Hawkins spearheaded the group’s formation in 2008 to shed light on the need for tighter security and better emergency planning at the more than 300,000 Christian churches in the United States.
Churches lose millions of dollars each year because of crime, Hawkins writes in an email to Security Director News. “It doesn’t matter whether it is a rural, urban, or suburban church … large, small … different denominations … doesn’t matter. They are all experiencing crime.”
However, surveys and polls show that more than 75 percent of churches do not have any security in place, according to Hawkins. “Plus, less than 10 percent have anyone dedicated to security functions in the church,” he writes.
Hawkins, who is also manager of security management education outreach for American Military University, sent a letter to the Christian Security Network’s mailing list today announcing its end. In the letter to members, he said he hoped the network would create a community of church officials and law enforcement officials who would rally behind the issue and improve the state of church security in the country. Unfortunately, Hawkins writes, “we failed.”
He elaborated for SDN: “Church leaders just do not believe that there is a problem. … After every incident you hear the same thing: ‘I never thought this would happen to a church.’ … Unfortunately, the church is not that sacred place that it once used to be … times have changed. Churches still think they can leave their doors open and unlocked and are surprised when they become victims.”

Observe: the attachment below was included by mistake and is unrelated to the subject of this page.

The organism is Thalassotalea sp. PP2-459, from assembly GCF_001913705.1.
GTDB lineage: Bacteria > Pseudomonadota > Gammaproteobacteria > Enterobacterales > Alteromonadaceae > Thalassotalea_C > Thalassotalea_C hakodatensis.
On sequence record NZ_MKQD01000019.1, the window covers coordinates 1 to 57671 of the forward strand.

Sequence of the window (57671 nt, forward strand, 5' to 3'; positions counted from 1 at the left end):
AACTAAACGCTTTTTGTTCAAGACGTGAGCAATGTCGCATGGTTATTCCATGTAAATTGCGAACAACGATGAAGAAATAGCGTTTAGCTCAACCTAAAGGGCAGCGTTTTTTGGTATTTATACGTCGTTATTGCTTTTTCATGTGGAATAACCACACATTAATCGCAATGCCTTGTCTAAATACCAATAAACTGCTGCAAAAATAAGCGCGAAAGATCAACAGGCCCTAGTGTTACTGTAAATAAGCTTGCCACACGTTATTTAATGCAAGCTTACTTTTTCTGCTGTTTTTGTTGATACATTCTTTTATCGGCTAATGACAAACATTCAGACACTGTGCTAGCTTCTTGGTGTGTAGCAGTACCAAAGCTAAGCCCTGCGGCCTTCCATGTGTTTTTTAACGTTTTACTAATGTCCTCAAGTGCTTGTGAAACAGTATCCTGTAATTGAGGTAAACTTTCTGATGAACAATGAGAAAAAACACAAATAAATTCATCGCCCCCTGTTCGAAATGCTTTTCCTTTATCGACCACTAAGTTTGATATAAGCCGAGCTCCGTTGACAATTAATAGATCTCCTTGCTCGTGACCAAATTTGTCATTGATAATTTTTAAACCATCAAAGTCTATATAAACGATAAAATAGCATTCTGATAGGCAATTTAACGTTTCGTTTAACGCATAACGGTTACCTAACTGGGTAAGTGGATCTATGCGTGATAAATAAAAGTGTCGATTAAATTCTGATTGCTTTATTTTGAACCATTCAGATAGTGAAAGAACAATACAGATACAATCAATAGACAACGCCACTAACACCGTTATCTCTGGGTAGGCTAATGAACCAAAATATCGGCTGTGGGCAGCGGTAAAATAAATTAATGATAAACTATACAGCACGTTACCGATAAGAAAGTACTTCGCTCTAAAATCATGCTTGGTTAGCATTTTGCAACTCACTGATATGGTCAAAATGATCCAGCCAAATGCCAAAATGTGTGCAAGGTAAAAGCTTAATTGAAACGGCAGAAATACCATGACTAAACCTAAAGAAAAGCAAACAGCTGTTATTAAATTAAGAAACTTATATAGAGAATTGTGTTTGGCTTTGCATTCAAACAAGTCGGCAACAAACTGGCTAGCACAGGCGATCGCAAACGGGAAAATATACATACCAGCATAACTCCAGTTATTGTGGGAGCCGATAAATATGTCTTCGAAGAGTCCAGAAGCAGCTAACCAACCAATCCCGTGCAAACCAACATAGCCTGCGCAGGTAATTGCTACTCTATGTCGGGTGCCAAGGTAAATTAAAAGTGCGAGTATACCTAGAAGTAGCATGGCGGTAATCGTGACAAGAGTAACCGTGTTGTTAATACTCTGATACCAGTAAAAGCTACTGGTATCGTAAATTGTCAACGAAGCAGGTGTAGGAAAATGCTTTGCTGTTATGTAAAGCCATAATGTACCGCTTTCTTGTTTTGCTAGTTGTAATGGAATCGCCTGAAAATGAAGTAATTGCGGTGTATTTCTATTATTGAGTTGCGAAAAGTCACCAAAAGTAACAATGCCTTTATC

Ultimately, it was that lack of participation and buy-in from the Christian community that rendered the organization unsustainable. “At the end we realized there was very little interest in changing,” he writes.
Hawkins also has resigned as chair of ASIS’s Houses of Worship Security Committee, which he helped found in 2009. Rather than focusing on Christian churches, this committee focuses on the security concerns for all faith-based places of worship. Hawkins says his decision to resign as chair of the ASIS committee is related to his ending CSN, but not a reflection of the “very committed group” of members from several faiths that participated in that group.
Despite his shutting down CSN and resigning from the ASIS group, Hawkins expects to continue speaking, writing and advocating on the issue of church security, including a panel discussion at the ASIS show next month in Orlando. “Even though CSN is done, I still remain passionate about the vulnerability of the Christian church.”